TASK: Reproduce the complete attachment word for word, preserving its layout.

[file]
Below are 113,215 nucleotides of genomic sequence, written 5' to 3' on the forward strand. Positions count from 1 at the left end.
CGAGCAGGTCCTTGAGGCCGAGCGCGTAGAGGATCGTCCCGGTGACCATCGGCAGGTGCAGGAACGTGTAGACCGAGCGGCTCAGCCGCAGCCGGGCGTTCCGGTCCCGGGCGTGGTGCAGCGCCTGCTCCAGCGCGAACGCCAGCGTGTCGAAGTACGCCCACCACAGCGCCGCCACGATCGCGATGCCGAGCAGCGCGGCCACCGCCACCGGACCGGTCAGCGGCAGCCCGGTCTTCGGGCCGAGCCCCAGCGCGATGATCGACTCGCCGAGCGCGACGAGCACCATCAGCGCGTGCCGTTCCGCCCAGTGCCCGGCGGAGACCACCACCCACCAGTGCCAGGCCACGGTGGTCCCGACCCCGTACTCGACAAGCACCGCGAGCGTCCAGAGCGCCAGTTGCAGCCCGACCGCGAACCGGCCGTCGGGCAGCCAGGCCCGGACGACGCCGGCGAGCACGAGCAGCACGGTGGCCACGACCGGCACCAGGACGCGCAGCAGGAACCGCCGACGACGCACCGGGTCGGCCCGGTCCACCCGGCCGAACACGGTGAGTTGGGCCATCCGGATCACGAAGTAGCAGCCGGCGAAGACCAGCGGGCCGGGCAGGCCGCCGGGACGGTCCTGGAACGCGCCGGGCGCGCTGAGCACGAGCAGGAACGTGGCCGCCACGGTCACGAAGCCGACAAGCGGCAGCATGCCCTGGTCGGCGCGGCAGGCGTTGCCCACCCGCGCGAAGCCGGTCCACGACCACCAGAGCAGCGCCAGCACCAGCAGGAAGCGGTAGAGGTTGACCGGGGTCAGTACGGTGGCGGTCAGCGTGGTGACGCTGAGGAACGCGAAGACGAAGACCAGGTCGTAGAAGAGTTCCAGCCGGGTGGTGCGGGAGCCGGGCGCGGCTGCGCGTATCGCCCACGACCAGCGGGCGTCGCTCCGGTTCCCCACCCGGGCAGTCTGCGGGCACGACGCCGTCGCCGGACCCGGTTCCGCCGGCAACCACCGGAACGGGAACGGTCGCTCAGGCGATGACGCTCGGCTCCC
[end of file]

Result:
Below are 113,215 nucleotides of genomic sequence, written 5' to 3' on the forward strand. Positions count from 1 at the left end.
CGAGCAGGTCCTTGAGGCCGAGCGCGTAGAGGATCGTCCCGGTGACCATCGGCAGGTGCAGGAACGTGTAGACCGAGCGGCTCAGCCGCAGCCGGGCGTTCCGGTCCCGGGCGTGGTGCAGCGCCTGCTCCAGCGCGAACGCCAGCGTGTCGAAGTACGCCCACCACAGCGCCGCCACGATCGCGATGCCGAGCAGCGCGGCCACCGCCACCGGACCGGTCAGCGGCAGCCCGGTCTTCGGGCCGAGCCCCAGCGCGATGATCGACTCGCCGAGCGCGACGAGCACCATCAGCGCGTGCCGTTCCGCCCAGTGCCCGGCGGAGACCACCACCCACCAGTGCCAGGCCACGGTGGTCCCGACCCCGTACTCGACAAGCACCGCGAGCGTCCAGAGCGCCAGTTGCAGCCCGACCGCGAACCGGCCGTCGGGCAGCCAGGCCCGGACGACGCCGGCGAGCACGAGCAGCACGGTGGCCACGACCGGCACCAGGACGCGCAGCAGGAACCGCCGACGACGCACCGGGTCGGCCCGGTCCACCCGGCCGAACACGGTGAGTTGGGCCATCCGGATCACGAAGTAGCAGCCGGCGAAGACCAGCGGGCCGGGCAGGCCGCCGGGACGGTCCTGGAACGCGCCGGGCGCGCTGAGCACGAGCAGGAACGTGGCCGCCACGGTCACGAAGCCGACAAGCGGCAGCATGCCCTGGTCGGCGCGGCAGGCGTTGCCCACCCGCGCGAAGCCGGTCCACGACCACCAGAGCAGCGCCAGCACCAGCAGGAAGCGGTAGAGGTTGACCGGGGTCAGTACGGTGGCGGTCAGCGTGGTGACGCTGAGGAACGCGAAGACGAAGACCAGGTCGTAGAAGAGTTCCAGCCGGGTGGTGCGGGAGCCGGGCGCGGCTGCGCGTATCGCCCACGACCAGCGGGCGTCGCTCCGGTTCCCCACCCGGGCAGTCTGCGGGCACGACGCCGTCGCCGGACCCGGTTCCGCCGGCAACCACCGGAACGGGAACGGTCGCTCAGGCGATGACGCTCGGCTCCC